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Health secretary to meet NHS bosses over hospital pigeon infection

Scotland’s health secretary will meet senior NHS officials to discuss the deaths of two patients who had an infection linked to pigeon droppings.

Jeane Freeman will speak to the chief executive of NHS Greater Glasgow and Clyde and senior clinical staff to seek reassurance for patients at Glasgow’s Queen Elizabeth University Hospital.

A non-public room containing machinery has been identified as a likely source.

Infection control measures are in place as an investigation continues.

At the weekend it emerged that two patients who had died at the hospital had contracted a cryptococcus fungal infection, which is linked to pigeon droppings.

The health board said one of the patients was elderly and had died from an unrelated cause. The factors contributing to the death of the other patient are being investigated.

The hospital is safe for patients and visitors, and the health board has apologised for the disruption caused by measures taken to control the infection.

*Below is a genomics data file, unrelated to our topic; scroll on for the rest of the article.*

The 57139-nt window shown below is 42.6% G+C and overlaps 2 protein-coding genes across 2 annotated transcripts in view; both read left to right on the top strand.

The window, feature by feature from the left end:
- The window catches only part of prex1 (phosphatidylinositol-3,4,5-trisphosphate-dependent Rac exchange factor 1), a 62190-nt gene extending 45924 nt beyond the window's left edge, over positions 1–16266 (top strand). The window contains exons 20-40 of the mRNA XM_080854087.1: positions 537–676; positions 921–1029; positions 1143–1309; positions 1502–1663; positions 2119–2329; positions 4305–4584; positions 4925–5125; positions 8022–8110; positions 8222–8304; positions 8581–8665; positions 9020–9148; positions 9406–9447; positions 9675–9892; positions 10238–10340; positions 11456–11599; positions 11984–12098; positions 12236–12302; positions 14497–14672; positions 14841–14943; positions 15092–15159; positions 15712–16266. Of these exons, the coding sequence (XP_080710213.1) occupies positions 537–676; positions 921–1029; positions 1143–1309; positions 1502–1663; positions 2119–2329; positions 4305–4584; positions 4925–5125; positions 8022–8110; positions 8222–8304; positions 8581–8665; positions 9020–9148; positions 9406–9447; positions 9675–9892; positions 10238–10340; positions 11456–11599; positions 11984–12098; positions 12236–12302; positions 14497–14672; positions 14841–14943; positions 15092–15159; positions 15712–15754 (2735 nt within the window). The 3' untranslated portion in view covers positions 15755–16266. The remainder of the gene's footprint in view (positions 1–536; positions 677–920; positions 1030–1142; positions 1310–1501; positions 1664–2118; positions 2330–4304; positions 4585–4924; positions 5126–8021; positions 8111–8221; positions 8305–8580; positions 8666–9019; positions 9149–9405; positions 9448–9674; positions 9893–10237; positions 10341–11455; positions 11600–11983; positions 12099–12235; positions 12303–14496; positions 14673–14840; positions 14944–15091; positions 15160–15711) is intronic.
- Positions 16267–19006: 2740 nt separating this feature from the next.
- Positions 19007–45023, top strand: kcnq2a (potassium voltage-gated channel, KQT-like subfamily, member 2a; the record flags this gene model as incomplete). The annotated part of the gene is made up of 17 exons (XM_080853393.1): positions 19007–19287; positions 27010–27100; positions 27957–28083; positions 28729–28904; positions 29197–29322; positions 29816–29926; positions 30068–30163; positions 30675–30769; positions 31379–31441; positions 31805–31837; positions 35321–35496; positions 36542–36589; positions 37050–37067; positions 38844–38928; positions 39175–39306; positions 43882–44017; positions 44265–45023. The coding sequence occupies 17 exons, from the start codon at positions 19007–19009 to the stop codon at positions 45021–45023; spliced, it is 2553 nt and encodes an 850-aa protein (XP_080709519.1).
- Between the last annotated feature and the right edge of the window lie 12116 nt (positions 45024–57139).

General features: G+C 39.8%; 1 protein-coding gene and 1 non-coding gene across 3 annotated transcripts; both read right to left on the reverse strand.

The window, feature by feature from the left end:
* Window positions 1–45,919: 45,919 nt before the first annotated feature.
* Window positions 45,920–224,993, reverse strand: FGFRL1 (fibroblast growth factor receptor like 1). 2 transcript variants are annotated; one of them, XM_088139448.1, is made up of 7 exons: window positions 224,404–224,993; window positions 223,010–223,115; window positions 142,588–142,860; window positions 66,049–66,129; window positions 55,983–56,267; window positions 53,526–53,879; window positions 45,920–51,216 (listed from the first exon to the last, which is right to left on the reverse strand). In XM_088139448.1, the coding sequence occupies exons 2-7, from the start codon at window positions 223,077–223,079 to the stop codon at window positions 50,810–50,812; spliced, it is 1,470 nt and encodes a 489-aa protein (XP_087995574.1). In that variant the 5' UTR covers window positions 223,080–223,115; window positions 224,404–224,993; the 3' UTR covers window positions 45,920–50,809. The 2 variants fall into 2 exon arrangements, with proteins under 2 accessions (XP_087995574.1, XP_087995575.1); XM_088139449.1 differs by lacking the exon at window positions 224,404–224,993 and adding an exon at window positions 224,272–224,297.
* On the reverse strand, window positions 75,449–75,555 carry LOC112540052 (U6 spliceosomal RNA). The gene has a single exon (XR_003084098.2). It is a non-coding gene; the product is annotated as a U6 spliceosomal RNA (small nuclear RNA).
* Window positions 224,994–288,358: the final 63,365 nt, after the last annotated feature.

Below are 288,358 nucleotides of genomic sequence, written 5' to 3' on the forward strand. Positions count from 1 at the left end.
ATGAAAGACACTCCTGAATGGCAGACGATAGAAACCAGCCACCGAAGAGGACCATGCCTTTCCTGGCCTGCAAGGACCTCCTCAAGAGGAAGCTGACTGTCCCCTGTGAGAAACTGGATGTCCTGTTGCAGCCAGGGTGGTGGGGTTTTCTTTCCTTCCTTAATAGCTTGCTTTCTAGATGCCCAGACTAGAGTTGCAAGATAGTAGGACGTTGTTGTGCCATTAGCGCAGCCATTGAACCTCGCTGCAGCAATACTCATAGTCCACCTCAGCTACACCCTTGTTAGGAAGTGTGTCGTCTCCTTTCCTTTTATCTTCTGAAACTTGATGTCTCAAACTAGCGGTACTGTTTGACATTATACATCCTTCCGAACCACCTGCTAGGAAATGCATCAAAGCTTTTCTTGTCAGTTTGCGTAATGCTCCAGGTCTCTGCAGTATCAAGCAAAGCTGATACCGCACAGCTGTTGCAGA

Ms Freeman told the BBC: “Our primary concern, and that of NHS Greater Glasgow and Clyde (NHSGCC), remains the safety and wellbeing of the patients and their families at the hospital.

“I am meeting with the health board’s chief executive and senior clinicians to discuss this incident and the necessary next steps and will be joined by the chief nursing officer and the national clinical director.

“I also hope to speak with patients and family members who have concerns if they wish.”

Ms Freeman said NHSGGC had kept patients and their families updated on an ongoing basis and would ensure patients and their families had the opportunity to discuss concerns with the senior clinical team.

Portable HEPA air filter units have been installed in specific areas as an additional precaution. There have been no further cases reported.

On Sunday, former health secretary Alex Neil called for an inquiry into the deaths as it emerged concerns about pigeon numbers at the hospital were raised in December.

Mr Neil told BBC Scotland: “I think there has to be an outside inquiry by experts to find why this happened in the first place, secondly how it has been handled by the health board and, thirdly, what precautions need to be taken for the future.”

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BBC News – Health

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